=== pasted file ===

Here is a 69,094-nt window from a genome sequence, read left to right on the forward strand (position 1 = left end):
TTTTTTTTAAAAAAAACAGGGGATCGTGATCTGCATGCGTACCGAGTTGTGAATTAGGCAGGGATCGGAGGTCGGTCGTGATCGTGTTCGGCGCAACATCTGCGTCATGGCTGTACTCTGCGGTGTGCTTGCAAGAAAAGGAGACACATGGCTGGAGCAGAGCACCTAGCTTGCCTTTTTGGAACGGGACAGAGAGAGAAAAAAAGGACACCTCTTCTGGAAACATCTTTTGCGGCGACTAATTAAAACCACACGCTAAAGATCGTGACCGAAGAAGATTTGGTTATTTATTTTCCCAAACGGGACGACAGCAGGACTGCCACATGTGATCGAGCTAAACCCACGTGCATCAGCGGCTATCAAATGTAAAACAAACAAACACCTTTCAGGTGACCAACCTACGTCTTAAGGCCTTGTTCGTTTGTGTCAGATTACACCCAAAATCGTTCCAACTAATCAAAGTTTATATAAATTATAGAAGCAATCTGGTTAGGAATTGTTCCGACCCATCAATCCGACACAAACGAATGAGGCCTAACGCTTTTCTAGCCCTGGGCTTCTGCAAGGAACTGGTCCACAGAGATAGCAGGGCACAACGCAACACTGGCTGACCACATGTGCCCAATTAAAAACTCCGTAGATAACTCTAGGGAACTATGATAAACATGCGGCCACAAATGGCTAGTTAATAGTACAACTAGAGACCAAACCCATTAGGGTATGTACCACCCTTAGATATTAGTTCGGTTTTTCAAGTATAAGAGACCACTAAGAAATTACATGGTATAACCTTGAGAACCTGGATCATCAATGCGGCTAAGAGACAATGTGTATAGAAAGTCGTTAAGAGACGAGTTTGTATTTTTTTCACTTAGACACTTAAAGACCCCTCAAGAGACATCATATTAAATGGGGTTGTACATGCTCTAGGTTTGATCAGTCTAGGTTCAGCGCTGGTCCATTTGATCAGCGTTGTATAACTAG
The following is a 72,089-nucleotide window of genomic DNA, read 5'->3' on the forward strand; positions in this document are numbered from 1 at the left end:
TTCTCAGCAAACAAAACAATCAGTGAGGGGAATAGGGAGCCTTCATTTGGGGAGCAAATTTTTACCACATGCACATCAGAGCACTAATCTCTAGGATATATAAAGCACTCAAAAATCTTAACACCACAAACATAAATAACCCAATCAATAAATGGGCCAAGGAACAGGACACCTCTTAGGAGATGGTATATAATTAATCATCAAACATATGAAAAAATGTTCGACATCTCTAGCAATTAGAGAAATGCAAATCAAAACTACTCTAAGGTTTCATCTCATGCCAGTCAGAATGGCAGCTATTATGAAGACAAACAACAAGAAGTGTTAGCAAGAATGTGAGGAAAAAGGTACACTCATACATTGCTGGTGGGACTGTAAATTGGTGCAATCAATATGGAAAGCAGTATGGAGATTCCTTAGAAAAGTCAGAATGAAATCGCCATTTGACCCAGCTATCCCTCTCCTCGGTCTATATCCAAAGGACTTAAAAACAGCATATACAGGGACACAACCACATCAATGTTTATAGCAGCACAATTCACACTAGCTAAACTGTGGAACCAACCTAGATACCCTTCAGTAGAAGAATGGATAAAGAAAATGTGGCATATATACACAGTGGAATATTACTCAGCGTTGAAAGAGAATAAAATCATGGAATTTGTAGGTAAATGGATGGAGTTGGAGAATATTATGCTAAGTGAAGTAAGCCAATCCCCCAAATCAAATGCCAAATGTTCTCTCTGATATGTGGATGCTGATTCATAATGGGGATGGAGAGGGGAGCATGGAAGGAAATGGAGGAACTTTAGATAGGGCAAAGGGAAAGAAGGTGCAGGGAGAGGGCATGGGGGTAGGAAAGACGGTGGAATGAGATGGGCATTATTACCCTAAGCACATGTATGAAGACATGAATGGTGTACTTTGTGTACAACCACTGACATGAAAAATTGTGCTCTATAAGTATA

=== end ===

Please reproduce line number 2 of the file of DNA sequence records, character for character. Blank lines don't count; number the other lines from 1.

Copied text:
TTTTTTTTAAAAAAAACAGGGGATCGTGATCTGCATGCGTACCGAGTTGTGAATTAGGCAGGGATCGGAGGTCGGTCGTGATCGTGTTCGGCGCAACATCTGCGTCATGGCTGTACTCTGCGGTGTGCTTGCAAGAAAAGGAGACACATGGCTGGAGCAGAGCACCTAGCTTGCCTTTTTGGAACGGGACAGAGAGAGAAAAAAAGGACACCTCTTCTGGAAACATCTTTTGCGGCGACTAATTAAAACCACACGCTAAAGATCGTGACCGAAGAAGATTTGGTTATTTATTTTCCCAAACGGGACGACAGCAGGACTGCCACATGTGATCGAGCTAAACCCACGTGCATCAGCGGCTATCAAATGTAAAACAAACAAACACCTTTCAGGTGACCAACCTACGTCTTAAGGCCTTGTTCGTTTGTGTCAGATTACACCCAAAATCGTTCCAACTAATCAAAGTTTATATAAATTATAGAAGCAATCTGGTTAGGAATTGTTCCGACCCATCAATCCGACACAAACGAATGAGGCCTAACGCTTTTCTAGCCCTGGGCTTCTGCAAGGAACTGGTCCACAGAGATAGCAGGGCACAACGCAACACTGGCTGACCACATGTGCCCAATTAAAAACTCCGTAGATAACTCTAGGGAACTATGATAAACATGCGGCCACAAATGGCTAGTTAATAGTACAACTAGAGACCAAACCCATTAGGGTATGTACCACCCTTAGATATTAGTTCGGTTTTTCAAGTATAAGAGACCACTAAGAAATTACATGGTATAACCTTGAGAACCTGGATCATCAATGCGGCTAAGAGACAATGTGTATAGAAAGTCGTTAAGAGACGAGTTTGTATTTTTTTCACTTAGACACTTAAAGACCCCTCAAGAGACATCATATTAAATGGGGTTGTACATGCTCTAGGTTTGATCAGTCTAGGTTCAGCGCTGGTCCATTTGATCAGCGTTGTATAACTAG